FIG. 1 is a front view of the training grip according to one embodiment of the present invention.

FIG. 2 is a side view of the training grip of the present invention.

FIGS. 3A-3C are top views of the training grip according to one embodiment of the present invention having various alternative cross-sectional configurations.

FIG. 4 is a rear perspective view of the training grip according to one embodiment of the present invention.

FIG. 5 is a rear perspective view of the training grip according to an alternative embodiment of the present invention.

FIG. 6 is a side view of the training grip according to an alternative embodiment of the present invention.

FIG. 7 is a side view of the training grip according to another alternative embodiment of the present invention.

FIG. 8 is a side view of the training grip of the present invention as shown applied to a baseball bat handle.

FIG. 9 is a side view of the training grip of the present invention as shown applied to a baseball bat handle and during use by an individual.

FIG. 10 is a rear perspective view of the training grip of an alternative embodiment of the present invention as shown for use with a golf club handle.

FIG. 11 is a side view of the training grip of an alternative embodiment of the present invention as shown applied to a golf club handle.

FIG. 12 is a side view of the training grip of an alternative embodiment of the present invention as shown applied to a golf club handle and during use by an individual.

DETAILED DESCRIPTION OF THE PREFERRED EMBODIMENTS

The present invention is now described in its preferred forms. In the following description, for purposes of explanation, numerous specific details are set forth in order to provide a thorough understanding of the present invention. It will be evident, however, to one skilled in the art that the present invention may be practiced without these specific details.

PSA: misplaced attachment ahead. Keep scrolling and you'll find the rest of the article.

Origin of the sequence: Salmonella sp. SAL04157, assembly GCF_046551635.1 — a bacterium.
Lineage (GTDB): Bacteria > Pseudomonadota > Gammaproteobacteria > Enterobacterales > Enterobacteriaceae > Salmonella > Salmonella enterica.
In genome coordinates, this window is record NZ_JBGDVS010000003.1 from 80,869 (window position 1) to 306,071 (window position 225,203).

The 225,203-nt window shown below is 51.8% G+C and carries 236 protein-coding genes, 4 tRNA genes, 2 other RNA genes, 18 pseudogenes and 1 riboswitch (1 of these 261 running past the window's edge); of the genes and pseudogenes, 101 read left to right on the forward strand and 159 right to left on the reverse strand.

The training or teaching device/training or teaching grip of the present invention is shown in the figures and referred to generally at numeral 10. The training grip in accordance with the present invention is generally a device designed and configured to securely attach to the handle of an object-striking piece of sporting equipment, such as a ball-striking piece of sporting equipment, such as a baseball bat. The training grip in accordance with the present invention generally provides a finger groove area for the individual to place his or her finger when gripping the handle of the object-striking piece of sporting equipment. A first embodiment of the present invention is shown in FIG. 1 and can be employed for use by a right-handed or a left-handed individual and can easily be placed onto the handle of the sporting equipment, or easily removed therefrom. It should be appreciated that the training grip 10 in accordance with the present invention may be manufactured of any material that is malleable known in the art, as discussed further below, may be produced as a flexible plastic by a mold via thermo-injection molding.

In accordance with the present invention, the training grip may be employed with any sport requiring the use of an object-striking device, such as, but not limited to, baseball, softball, golf, and tennis. In accordance with the present invention, the training grip may additionally be employed with any conventional device requiring a proper grip, such as by not limited to household items and the like.